WHAT’S NOT TO LIKE ABOUT SHERRY?
Known as ‘Sack’ in Shakespeare’s time and, for reasons of balance (Shakespeare wasn’t the only great writer of his time, and you know that journalists are always strictly impartial!), as Xeres in that of the Bard’s contemporary, Cervantes, Sherry (itself an English corruption of the Arabic name for Jerez, Xeres) was a staple drink in much of the known world.
It isn’t today – but it should be!
Efforts are being made to put Sherry back to where it was, and where it should be, in terms of market share of the wine world. Although, personally, I shy away from Sherry Cocktails, designed to enfranchise the youth of today and thus dispel once and for all the misconception that Sherry is a drink for Granny and Aunt Maude, I understand the reasoning behind this promotional push.
I feel the same about Champagne and Cava Cocktails – for me it’s all wine abuse! Let’s drink Sherry and enjoy it for what it is, a perfectly palatable drink on its own without dressing it up in pretense!
Whilst some have deserted Sherry, in favour of more hip drinks, I’ve never left it – there’s always some in my fridge and in my wine cooler. I’m a big fan of Amontillado and Oloroso, which, in their natural state are dry and not sweetened for the so-called British palate, and I very often prepare dinner with a glass of Fino on the go!
However, whilst I still really enjoy Fino, that very dry, super-fresh, slightly salty, fortified wine which is the colour of water (be careful, don’t down it in one by mistake!), in the last couple of years it has been taken to the next level! Enter Gonzalez Byass Tío Pepe Fino En Rama’!
Translating, roughly, to ‘raw’, ‘En Rama’ is Fino without all the clarification and filtration to which regular sherries are subjected. Extracted from the barrels directly, from between the ‘flor’ (the yeast that forms a thin layer on top of the wine as it ages in cask) and any sediment at the bottom of the barrel, En Rama is bottled almost without filtration at all. Hence En Rama Sherry is in its most natural state, and with a wholly different, soft golden colour!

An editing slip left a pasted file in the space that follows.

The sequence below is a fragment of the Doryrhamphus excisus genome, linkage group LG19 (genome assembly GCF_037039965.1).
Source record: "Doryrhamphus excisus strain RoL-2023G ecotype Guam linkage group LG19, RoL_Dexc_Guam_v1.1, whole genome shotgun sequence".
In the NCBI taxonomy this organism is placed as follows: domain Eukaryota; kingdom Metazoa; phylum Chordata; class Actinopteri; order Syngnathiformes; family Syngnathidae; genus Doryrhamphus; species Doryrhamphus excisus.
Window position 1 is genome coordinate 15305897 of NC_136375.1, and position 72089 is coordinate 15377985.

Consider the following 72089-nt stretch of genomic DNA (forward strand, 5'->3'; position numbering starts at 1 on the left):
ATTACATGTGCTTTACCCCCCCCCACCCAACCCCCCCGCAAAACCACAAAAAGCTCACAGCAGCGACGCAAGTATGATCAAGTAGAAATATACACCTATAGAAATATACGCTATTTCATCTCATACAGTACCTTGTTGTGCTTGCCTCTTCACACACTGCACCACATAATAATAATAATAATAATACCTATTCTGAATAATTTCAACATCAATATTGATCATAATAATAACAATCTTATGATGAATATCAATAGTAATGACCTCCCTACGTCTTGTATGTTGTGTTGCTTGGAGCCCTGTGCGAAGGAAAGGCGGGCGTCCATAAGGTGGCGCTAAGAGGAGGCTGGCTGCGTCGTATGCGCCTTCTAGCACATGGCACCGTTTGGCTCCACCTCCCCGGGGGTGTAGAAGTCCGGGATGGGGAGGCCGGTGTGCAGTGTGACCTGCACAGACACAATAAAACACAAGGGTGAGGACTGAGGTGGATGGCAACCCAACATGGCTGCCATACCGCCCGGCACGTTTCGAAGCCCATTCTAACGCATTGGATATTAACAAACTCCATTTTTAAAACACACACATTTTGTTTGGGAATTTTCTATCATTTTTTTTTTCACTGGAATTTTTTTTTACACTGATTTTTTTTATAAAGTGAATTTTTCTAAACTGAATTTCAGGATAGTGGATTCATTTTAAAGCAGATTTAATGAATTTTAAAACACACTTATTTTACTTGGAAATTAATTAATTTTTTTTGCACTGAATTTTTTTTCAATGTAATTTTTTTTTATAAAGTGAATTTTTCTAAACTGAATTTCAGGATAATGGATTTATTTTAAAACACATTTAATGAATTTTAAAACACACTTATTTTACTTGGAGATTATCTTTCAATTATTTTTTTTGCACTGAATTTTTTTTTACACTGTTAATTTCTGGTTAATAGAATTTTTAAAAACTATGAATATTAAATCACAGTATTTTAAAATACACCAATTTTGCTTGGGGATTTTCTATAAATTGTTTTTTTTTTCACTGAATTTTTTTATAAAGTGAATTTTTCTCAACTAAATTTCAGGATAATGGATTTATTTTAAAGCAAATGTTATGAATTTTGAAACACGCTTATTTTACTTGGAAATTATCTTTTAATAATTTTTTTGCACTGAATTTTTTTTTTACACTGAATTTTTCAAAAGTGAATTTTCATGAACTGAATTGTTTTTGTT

If asked to identify this wine simply by sight, if it were pored into a white wine glass, you’d be forgiven for thinking it to be, perhaps Chardonnay! Take a whiff though, and wow – it’s so good! You’ll find some yeasty, almost patisserie notes, along with a slight whiff of sea breeze, and then some blanched almond aromas and flavour. Hold the wine on your palate and let it work its magic!
My friends at Gonzalez Byass also sent me two other bottles of sherry, each absolutely exemplary of their style – Amontillado and Oloroso.
Viña AB (in fact the AB are linked together, as in the photo, but my computer won’t let me do that!) Amontillado is named after Andrés Botaina, the original owner of the vineyard that supplied the grapes for this wonderful sherry.
Darker than the above, as it has spent twice as much time in barrel (about 10 years) being slowly oxidized, giving the colour as well as the wholly different aromas and flavours. Traditionalists will tell you that this wine is perfectly paired with ‘Ave’, fowl, in all its forms, and I’d go along with that, but I’d add to it as well. Enjoy this wine with Comté cheese (and others), with artichokes (now that’s unusual!), mushroom risotto, (with a drizzle of truffle oil, even better!) and asparagus.
There are hazelnuts on the nose and the palate, plus a smoky yeasty presence too, with dry-fried almonds and under-ripe (and therefore not sweet) figs. It’s lovely, really lovely!
Finally (though there is a large range of Sherry at Gonzalez Byass, of course) I just loved their Oloroso – which translates to fragrant, and that’s exactly how you’d describe Gonzalez Byass Alfonso Dry Oloroso! It’s nutty, on the nose, with caramalised notes, endearing it immediately to almonds, fried in a very little olive oil and lightly sprinkled with sea salt – roasted chestnuts too. Also, Jamon Serrano, in all its different styles, is just about perfect with this wine!
(My thanks to SherryNotes whom I used for research).